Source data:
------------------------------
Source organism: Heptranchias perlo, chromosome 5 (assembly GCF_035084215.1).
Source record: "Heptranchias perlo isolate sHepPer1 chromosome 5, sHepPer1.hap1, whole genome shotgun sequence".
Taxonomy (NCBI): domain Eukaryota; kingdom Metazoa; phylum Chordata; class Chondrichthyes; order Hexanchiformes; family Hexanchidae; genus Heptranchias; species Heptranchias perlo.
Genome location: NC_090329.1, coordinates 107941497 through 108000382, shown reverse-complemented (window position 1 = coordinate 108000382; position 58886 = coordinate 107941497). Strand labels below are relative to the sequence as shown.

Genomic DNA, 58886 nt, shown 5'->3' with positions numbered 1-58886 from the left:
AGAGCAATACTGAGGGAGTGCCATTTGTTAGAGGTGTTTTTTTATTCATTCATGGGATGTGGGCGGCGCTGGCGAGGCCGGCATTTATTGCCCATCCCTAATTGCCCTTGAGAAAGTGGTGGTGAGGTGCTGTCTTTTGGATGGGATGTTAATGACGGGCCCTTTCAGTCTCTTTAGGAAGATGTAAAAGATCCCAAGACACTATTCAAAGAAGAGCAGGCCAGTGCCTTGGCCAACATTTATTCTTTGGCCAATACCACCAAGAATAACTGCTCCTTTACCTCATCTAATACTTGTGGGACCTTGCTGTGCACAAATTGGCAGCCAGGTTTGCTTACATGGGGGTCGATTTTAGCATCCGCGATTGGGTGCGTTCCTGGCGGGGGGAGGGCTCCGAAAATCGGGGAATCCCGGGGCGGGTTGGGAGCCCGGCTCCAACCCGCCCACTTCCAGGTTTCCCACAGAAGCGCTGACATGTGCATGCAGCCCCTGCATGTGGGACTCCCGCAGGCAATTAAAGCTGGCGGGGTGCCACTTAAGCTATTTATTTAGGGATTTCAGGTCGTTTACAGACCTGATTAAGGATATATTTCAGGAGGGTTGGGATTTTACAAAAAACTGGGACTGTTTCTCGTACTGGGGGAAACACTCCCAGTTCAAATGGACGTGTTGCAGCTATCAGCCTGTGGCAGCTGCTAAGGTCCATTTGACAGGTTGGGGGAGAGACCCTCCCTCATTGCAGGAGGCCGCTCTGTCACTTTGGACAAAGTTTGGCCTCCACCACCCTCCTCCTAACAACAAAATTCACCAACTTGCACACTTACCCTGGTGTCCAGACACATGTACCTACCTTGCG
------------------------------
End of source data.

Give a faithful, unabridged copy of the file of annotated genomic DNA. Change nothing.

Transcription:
Source organism: Heptranchias perlo, chromosome 5 (assembly GCF_035084215.1).
Source record: "Heptranchias perlo isolate sHepPer1 chromosome 5, sHepPer1.hap1, whole genome shotgun sequence".
Taxonomy (NCBI): domain Eukaryota; kingdom Metazoa; phylum Chordata; class Chondrichthyes; order Hexanchiformes; family Hexanchidae; genus Heptranchias; species Heptranchias perlo.
Genome location: NC_090329.1, coordinates 107941497 through 108000382, shown reverse-complemented (window position 1 = coordinate 108000382; position 58886 = coordinate 107941497). Strand labels below are relative to the sequence as shown.

Genomic DNA, 58886 nt, shown 5'->3' with positions numbered 1-58886 from the left:
AGAGCAATACTGAGGGAGTGCCATTTGTTAGAGGTGTTTTTTTATTCATTCATGGGATGTGGGCGGCGCTGGCGAGGCCGGCATTTATTGCCCATCCCTAATTGCCCTTGAGAAAGTGGTGGTGAGGTGCTGTCTTTTGGATGGGATGTTAATGACGGGCCCTTTCAGTCTCTTTAGGAAGATGTAAAAGATCCCAAGACACTATTCAAAGAAGAGCAGGCCAGTGCCTTGGCCAACATTTATTCTTTGGCCAATACCACCAAGAATAACTGCTCCTTTACCTCATCTAATACTTGTGGGACCTTGCTGTGCACAAATTGGCAGCCAGGTTTGCTTACATGGGGGTCGATTTTAGCATCCGCGATTGGGTGCGTTCCTGGCGGGGGGAGGGCTCCGAAAATCGGGGAATCCCGGGGCGGGTTGGGAGCCCGGCTCCAACCCGCCCACTTCCAGGTTTCCCACAGAAGCGCTGACATGTGCATGCAGCCCCTGCATGTGGGACTCCCGCAGGCAATTAAAGCTGGCGGGGTGCCACTTAAGCTATTTATTTAGGGATTTCAGGTCGTTTACAGACCTGATTAAGGATATATTTCAGGAGGGTTGGGATTTTACAAAAAACTGGGACTGTTTCTCGTACTGGGGGAAACACTCCCAGTTCAAATGGACGTGTTGCAGCTATCAGCCTGTGGCAGCTGCTAAGGTCCATTTGACAGGTTGGGGGAGAGACCCTCCCTCATTGCAGGAGGCCGCTCTGTCACTTTGGACAAAGTTTGGCCTCCACCACCCTCCTCCTAACAACAAAATTCACCAACTTGCACACTTACCCTGGTGTCCAGACACATGTACCTACCTTGCG